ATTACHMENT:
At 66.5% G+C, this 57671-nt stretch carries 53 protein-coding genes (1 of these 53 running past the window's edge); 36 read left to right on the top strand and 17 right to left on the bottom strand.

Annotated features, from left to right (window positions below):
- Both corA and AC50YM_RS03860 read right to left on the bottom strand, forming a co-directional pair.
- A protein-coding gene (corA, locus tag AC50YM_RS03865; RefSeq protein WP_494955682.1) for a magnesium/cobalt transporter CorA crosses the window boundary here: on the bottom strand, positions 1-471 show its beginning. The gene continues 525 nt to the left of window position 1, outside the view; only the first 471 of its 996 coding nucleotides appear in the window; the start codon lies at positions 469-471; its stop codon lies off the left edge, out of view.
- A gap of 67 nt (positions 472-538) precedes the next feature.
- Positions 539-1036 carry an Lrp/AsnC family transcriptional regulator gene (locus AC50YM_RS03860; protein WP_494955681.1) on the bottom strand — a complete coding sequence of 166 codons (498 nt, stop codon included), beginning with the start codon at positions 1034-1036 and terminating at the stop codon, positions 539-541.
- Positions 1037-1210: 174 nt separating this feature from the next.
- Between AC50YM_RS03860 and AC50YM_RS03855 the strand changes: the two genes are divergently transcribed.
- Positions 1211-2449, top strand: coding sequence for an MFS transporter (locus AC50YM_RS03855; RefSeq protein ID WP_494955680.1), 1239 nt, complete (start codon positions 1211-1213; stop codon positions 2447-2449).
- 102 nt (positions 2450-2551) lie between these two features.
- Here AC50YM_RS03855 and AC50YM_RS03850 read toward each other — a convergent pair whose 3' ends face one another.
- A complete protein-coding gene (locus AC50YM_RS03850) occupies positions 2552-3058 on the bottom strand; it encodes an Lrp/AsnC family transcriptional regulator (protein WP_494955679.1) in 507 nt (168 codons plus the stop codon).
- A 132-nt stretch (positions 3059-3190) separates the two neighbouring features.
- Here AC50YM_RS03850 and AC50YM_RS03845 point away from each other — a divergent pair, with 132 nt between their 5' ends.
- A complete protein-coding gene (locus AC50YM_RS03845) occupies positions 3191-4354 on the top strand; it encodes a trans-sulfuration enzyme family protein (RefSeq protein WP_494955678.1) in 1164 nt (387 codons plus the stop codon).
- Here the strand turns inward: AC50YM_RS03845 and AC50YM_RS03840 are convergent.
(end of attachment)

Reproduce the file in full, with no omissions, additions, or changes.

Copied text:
At 66.5% G+C, this 57671-nt stretch carries 53 protein-coding genes (1 of these 53 running past the window's edge); 36 read left to right on the top strand and 17 right to left on the bottom strand.

Annotated features, from left to right (window positions below):
- Both corA and AC50YM_RS03860 read right to left on the bottom strand, forming a co-directional pair.
- A protein-coding gene (corA, locus tag AC50YM_RS03865; RefSeq protein WP_494955682.1) for a magnesium/cobalt transporter CorA crosses the window boundary here: on the bottom strand, positions 1-471 show its beginning. The gene continues 525 nt to the left of window position 1, outside the view; only the first 471 of its 996 coding nucleotides appear in the window; the start codon lies at positions 469-471; its stop codon lies off the left edge, out of view.
- A gap of 67 nt (positions 472-538) precedes the next feature.
- Positions 539-1036 carry an Lrp/AsnC family transcriptional regulator gene (locus AC50YM_RS03860; protein WP_494955681.1) on the bottom strand — a complete coding sequence of 166 codons (498 nt, stop codon included), beginning with the start codon at positions 1034-1036 and terminating at the stop codon, positions 539-541.
- Positions 1037-1210: 174 nt separating this feature from the next.
- Between AC50YM_RS03860 and AC50YM_RS03855 the strand changes: the two genes are divergently transcribed.
- Positions 1211-2449, top strand: coding sequence for an MFS transporter (locus AC50YM_RS03855; RefSeq protein ID WP_494955680.1), 1239 nt, complete (start codon positions 1211-1213; stop codon positions 2447-2449).
- 102 nt (positions 2450-2551) lie between these two features.
- Here AC50YM_RS03855 and AC50YM_RS03850 read toward each other — a convergent pair whose 3' ends face one another.
- A complete protein-coding gene (locus AC50YM_RS03850) occupies positions 2552-3058 on the bottom strand; it encodes an Lrp/AsnC family transcriptional regulator (protein WP_494955679.1) in 507 nt (168 codons plus the stop codon).
- A 132-nt stretch (positions 3059-3190) separates the two neighbouring features.
- Here AC50YM_RS03850 and AC50YM_RS03845 point away from each other — a divergent pair, with 132 nt between their 5' ends.
- A complete protein-coding gene (locus AC50YM_RS03845) occupies positions 3191-4354 on the top strand; it encodes a trans-sulfuration enzyme family protein (RefSeq protein WP_494955678.1) in 1164 nt (387 codons plus the stop codon).
- Here the strand turns inward: AC50YM_RS03845 and AC50YM_RS03840 are convergent.